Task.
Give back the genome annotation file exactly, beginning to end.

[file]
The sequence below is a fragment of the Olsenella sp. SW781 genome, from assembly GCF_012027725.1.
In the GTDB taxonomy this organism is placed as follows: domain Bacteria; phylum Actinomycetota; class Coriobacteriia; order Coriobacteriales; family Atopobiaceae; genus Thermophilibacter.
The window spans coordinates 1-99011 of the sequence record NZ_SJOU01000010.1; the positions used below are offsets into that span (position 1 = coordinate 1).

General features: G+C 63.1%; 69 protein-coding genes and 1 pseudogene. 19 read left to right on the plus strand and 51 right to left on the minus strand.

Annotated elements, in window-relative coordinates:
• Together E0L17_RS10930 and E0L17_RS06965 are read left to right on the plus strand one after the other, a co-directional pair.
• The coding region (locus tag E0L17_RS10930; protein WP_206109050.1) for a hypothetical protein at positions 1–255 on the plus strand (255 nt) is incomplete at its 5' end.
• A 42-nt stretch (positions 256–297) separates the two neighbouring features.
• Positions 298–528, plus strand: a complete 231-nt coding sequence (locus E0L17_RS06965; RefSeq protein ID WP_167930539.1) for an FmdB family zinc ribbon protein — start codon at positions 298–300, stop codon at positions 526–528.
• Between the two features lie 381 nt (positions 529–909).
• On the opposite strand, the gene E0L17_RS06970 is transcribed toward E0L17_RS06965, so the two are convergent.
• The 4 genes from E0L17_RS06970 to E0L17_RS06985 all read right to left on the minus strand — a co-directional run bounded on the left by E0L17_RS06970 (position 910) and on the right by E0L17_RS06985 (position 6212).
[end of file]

The sequence below is a fragment of the Olsenella sp. SW781 genome, from assembly GCF_012027725.1.
In the GTDB taxonomy this organism is placed as follows: domain Bacteria; phylum Actinomycetota; class Coriobacteriia; order Coriobacteriales; family Atopobiaceae; genus Thermophilibacter.
The window spans coordinates 1-99011 of the sequence record NZ_SJOU01000010.1; the positions used below are offsets into that span (position 1 = coordinate 1).

General features: G+C 63.1%; 69 protein-coding genes and 1 pseudogene. 19 read left to right on the plus strand and 51 right to left on the minus strand.

Annotated elements, in window-relative coordinates:
• Together E0L17_RS10930 and E0L17_RS06965 are read left to right on the plus strand one after the other, a co-directional pair.
• The coding region (locus tag E0L17_RS10930; protein WP_206109050.1) for a hypothetical protein at positions 1–255 on the plus strand (255 nt) is incomplete at its 5' end.
• A 42-nt stretch (positions 256–297) separates the two neighbouring features.
• Positions 298–528, plus strand: a complete 231-nt coding sequence (locus E0L17_RS06965; RefSeq protein ID WP_167930539.1) for an FmdB family zinc ribbon protein — start codon at positions 298–300, stop codon at positions 526–528.
• Between the two features lie 381 nt (positions 529–909).
• On the opposite strand, the gene E0L17_RS06970 is transcribed toward E0L17_RS06965, so the two are convergent.
• The 4 genes from E0L17_RS06970 to E0L17_RS06985 all read right to left on the minus strand — a co-directional run bounded on the left by E0L17_RS06970 (position 910) and on the right by E0L17_RS06985 (position 6212).